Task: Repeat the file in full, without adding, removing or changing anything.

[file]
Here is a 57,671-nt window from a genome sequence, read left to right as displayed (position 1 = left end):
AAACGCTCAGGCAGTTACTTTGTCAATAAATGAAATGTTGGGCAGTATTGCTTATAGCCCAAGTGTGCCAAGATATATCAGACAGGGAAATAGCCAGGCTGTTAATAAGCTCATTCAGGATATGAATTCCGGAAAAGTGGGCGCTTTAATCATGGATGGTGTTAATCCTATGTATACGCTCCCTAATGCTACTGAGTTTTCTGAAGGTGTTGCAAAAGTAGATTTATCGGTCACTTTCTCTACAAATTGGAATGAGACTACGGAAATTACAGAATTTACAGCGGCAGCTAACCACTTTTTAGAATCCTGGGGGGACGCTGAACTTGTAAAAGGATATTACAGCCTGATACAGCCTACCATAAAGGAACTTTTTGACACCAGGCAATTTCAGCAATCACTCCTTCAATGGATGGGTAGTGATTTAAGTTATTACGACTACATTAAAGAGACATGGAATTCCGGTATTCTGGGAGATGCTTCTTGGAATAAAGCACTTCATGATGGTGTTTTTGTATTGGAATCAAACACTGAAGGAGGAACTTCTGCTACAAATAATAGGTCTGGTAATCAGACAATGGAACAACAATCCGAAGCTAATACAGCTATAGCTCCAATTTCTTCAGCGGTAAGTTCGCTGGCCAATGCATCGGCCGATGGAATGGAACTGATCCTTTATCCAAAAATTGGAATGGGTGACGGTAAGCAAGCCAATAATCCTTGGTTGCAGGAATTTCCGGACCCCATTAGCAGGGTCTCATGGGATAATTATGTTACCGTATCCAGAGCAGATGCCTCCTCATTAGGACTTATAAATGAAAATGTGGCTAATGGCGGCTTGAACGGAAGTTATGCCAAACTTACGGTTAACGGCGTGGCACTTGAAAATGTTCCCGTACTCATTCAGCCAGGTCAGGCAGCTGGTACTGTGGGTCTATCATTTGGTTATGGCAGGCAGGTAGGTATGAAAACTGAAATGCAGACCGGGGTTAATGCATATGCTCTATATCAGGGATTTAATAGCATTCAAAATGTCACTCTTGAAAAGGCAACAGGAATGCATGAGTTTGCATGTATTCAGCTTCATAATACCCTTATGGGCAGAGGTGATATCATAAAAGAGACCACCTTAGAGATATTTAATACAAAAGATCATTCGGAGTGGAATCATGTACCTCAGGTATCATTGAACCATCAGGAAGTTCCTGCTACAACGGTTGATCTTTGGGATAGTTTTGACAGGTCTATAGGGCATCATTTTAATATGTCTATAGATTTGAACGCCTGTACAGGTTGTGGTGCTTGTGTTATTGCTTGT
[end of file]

Here is a 57,671-nt window from a genome sequence, read left to right as displayed (position 1 = left end):
AAACGCTCAGGCAGTTACTTTGTCAATAAATGAAATGTTGGGCAGTATTGCTTATAGCCCAAGTGTGCCAAGATATATCAGACAGGGAAATAGCCAGGCTGTTAATAAGCTCATTCAGGATATGAATTCCGGAAAAGTGGGCGCTTTAATCATGGATGGTGTTAATCCTATGTATACGCTCCCTAATGCTACTGAGTTTTCTGAAGGTGTTGCAAAAGTAGATTTATCGGTCACTTTCTCTACAAATTGGAATGAGACTACGGAAATTACAGAATTTACAGCGGCAGCTAACCACTTTTTAGAATCCTGGGGGGACGCTGAACTTGTAAAAGGATATTACAGCCTGATACAGCCTACCATAAAGGAACTTTTTGACACCAGGCAATTTCAGCAATCACTCCTTCAATGGATGGGTAGTGATTTAAGTTATTACGACTACATTAAAGAGACATGGAATTCCGGTATTCTGGGAGATGCTTCTTGGAATAAAGCACTTCATGATGGTGTTTTTGTATTGGAATCAAACACTGAAGGAGGAACTTCTGCTACAAATAATAGGTCTGGTAATCAGACAATGGAACAACAATCCGAAGCTAATACAGCTATAGCTCCAATTTCTTCAGCGGTAAGTTCGCTGGCCAATGCATCGGCCGATGGAATGGAACTGATCCTTTATCCAAAAATTGGAATGGGTGACGGTAAGCAAGCCAATAATCCTTGGTTGCAGGAATTTCCGGACCCCATTAGCAGGGTCTCATGGGATAATTATGTTACCGTATCCAGAGCAGATGCCTCCTCATTAGGACTTATAAATGAAAATGTGGCTAATGGCGGCTTGAACGGAAGTTATGCCAAACTTACGGTTAACGGCGTGGCACTTGAAAATGTTCCCGTACTCATTCAGCCAGGTCAGGCAGCTGGTACTGTGGGTCTATCATTTGGTTATGGCAGGCAGGTAGGTATGAAAACTGAAATGCAGACCGGGGTTAATGCATATGCTCTATATCAGGGATTTAATAGCATTCAAAATGTCACTCTTGAAAAGGCAACAGGAATGCATGAGTTTGCATGTATTCAGCTTCATAATACCCTTATGGGCAGAGGTGATATCATAAAAGAGACCACCTTAGAGATATTTAATACAAAAGATCATTCGGAGTGGAATCATGTACCTCAGGTATCATTGAACCATCAGGAAGTTCCTGCTACAACGGTTGATCTTTGGGATAGTTTTGACAGGTCTATAGGGCATCATTTTAATATGTCTATAGATTTGAACGCCTGTACAGGTTGTGGTGCTTGTGTTATTGCTTGT